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Hemoptysis: An EM primer

Author: Alex Koyfman, MD (@EMHighAK, EM Attending Physician, UTSW / Parkland Memorial Hospital) // Edited by: Brit Long, MD (@long_brit, EM Chief Resident at SAUSHEC, USAF)

 

Basics

-Most episodes are mild and resolve on their own

-Disruption of blood vessels w/in airways (bronchial circulation is high-pressure system)

Don’t hesitate to ask for help from consultants, as even small amounts can cause asphyxiation

Definitions variable: Minor = small volumes in stable patient with no comorbid lung disease; Massive: 100 to >1,000mL / 24 hrs

 

Etiology

Infectious: acute bronchitis (most common), pneumonia, tuberculosis, lung abscess, fungal ball, parasites

Structural: COPD, bronchiectasis, hypersensitivity pneumonitis, AV fistula, tracheoarterial fistula, aortobronchial fistula

Neoplastic: lung/metastatic cancer, adenoma

Cardiovascular: PE w/ infarct, CHF, endocarditis, mitral stenosis, pulmonary hypertension, congenital heart disease

Iatrogenic: bronchoscopy, lung biopsy, pulmonary artery catheter

Traumatic: FB aspiration, lung contusion, deceleration injury, penetrating trauma

Vasculitides: SLE (diffuse alveolar hemorrhage, pleuritis), Goodpasture’s, Wegener’s, Behcet’s

Miscellaneous: anticoagulation therapy, cocaine/heroin inhalation, pulmonary endometriosis, NO2 inhalation

 

Clinical presentation

-Is this hemoptysis or epistaxis / hematemesis?

-Patient history semi-reliable for this clinical entity; tailor history-taking to rule in/out above etiologies

-Examine sputum if able

Airway evaluation up front

 

Diagnosis

Potential useful labs: CBC, BMP, coags, UA, type and screen

-Start with CXR, followed with chest CT if patient stable for transport

 

Management / Disposition

-Minor

CXR, labs above as needed

Reassurance, follow-up with primary care

 

-Massive

Airway management: intubate with large-diameter (8-0) ETT, cric set-up; affected lung down; consider intubating good lung or tamponading bleeding lung with Fogarty catheter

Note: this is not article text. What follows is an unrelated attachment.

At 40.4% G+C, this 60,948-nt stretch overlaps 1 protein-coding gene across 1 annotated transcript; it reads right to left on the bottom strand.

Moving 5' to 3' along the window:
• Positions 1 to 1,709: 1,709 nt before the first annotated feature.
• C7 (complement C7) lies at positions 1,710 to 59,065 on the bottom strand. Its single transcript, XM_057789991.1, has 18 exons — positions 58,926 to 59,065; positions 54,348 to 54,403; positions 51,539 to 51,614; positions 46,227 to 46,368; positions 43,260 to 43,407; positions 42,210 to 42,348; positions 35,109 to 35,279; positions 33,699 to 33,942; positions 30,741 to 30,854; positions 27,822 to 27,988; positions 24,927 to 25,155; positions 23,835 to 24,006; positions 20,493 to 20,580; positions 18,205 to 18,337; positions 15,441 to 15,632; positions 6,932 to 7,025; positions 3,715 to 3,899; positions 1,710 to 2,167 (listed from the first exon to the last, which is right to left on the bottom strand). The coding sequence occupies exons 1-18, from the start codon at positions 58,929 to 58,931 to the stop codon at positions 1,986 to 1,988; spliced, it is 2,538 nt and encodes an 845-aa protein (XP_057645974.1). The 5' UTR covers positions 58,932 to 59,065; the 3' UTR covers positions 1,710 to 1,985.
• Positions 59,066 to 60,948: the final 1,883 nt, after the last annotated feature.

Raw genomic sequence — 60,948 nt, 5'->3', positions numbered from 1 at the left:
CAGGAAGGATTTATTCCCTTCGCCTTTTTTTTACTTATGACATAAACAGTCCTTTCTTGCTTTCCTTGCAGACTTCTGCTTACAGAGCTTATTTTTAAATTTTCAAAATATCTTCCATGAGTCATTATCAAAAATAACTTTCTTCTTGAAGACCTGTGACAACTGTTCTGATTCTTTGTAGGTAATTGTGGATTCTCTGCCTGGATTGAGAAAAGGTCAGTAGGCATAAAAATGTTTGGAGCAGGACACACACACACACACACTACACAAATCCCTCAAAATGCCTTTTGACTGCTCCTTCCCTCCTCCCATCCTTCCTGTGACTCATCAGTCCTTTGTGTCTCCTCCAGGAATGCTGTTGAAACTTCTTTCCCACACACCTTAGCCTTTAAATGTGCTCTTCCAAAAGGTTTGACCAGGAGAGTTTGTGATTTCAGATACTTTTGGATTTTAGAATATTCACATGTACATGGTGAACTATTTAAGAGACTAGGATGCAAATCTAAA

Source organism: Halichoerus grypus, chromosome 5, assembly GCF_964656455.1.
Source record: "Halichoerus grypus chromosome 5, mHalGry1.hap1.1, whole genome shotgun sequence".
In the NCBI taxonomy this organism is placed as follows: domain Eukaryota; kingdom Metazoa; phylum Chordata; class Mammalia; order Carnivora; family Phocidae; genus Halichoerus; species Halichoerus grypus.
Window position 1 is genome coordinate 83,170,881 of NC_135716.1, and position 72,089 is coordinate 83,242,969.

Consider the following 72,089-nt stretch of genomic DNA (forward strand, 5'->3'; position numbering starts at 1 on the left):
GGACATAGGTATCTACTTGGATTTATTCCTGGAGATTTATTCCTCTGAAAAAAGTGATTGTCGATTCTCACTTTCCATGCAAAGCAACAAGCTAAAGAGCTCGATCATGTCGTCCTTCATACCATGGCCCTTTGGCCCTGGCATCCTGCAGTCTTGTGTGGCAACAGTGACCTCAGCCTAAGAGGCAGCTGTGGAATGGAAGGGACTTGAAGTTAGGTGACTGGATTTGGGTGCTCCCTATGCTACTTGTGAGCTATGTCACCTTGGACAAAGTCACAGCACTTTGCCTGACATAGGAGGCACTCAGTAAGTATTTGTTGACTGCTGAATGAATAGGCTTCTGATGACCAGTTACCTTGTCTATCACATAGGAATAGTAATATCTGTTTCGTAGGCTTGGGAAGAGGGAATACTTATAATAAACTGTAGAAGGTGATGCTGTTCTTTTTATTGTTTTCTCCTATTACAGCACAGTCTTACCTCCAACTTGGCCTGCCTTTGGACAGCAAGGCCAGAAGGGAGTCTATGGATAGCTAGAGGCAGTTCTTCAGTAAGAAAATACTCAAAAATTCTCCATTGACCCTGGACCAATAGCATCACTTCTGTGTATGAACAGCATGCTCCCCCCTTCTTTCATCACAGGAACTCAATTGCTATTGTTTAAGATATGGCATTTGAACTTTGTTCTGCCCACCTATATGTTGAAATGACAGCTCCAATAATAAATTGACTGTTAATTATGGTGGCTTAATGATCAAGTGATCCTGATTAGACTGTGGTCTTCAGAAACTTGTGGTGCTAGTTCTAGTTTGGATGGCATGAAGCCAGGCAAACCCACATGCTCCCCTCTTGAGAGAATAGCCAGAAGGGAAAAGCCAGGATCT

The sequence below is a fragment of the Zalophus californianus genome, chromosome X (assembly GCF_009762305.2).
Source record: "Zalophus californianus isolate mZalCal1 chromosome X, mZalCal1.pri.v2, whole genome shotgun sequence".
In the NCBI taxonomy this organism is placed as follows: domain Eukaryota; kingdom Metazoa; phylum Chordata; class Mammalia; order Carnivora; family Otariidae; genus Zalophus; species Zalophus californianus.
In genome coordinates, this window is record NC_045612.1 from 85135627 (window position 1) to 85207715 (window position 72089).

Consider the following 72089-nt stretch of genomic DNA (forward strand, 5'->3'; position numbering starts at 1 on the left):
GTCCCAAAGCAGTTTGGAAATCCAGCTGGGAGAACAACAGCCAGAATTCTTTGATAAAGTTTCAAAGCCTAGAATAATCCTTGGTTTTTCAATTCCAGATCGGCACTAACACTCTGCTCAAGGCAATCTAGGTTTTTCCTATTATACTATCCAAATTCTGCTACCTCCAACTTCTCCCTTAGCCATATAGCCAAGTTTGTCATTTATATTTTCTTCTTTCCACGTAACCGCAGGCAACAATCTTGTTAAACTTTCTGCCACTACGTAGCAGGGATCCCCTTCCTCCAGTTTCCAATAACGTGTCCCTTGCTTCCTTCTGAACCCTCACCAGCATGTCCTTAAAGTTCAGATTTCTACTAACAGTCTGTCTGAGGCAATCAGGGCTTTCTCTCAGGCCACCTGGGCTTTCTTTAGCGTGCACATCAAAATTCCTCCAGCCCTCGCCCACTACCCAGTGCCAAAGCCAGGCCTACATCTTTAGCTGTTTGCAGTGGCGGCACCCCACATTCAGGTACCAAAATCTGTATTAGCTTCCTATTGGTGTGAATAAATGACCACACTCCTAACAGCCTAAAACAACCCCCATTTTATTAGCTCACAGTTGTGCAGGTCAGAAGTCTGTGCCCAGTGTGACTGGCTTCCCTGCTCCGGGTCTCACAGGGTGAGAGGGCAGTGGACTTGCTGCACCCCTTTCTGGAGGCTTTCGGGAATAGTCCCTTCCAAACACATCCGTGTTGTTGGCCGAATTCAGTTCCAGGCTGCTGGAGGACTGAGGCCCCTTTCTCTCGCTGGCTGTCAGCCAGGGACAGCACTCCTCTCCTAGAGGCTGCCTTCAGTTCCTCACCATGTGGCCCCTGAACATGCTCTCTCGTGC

Resuscitate with IVF + blood products PRN // reverse coagulopathy

-Emergent IR consult: bronchial artery embolization

-Emergent Cardiothoracic surgery consult; who needs surgery => TI fistula, aortic aneurysm, thoracic trauma, iatrogenic pulmonary artery injury

CT chest: if HD stable, consider obtaining to guider further treatment

Bronchoscopy: assess for bleeding vessel and treat

ICU admission

 

References / Further Reading

– Rosen’s 8th edition

– Harwood-Nuss 6th edition

http://emergencymedicinecases.com/tracheo-innominate-fistula/

http://www.tamingthesru.com/blog/ebcp/hemoptysis

http://first10em.com/2015/03/24/massive-hemoptysis/

http://foamcast.org/2015/08/22/episode-33-hemoptysis/

http://www.ncbi.nlm.nih.gov/pubmed/25493149

http://www.ncbi.nlm.nih.gov/pubmed/24412020

http://www.ncbi.nlm.nih.gov/pubmed/23358891

2 thoughts on “Hemoptysis: An EM primer”

  1. Would love to see a paper on whether minor hemoptysis with no red flags for cancer, TB, coagulopathy, etc. needs a chest x-ray. Did you uncover any?

    1. No strong evidence that I found. Think what you propose is reasonable and thoughtful. Similar idea: not every CP pt needs a CXR…

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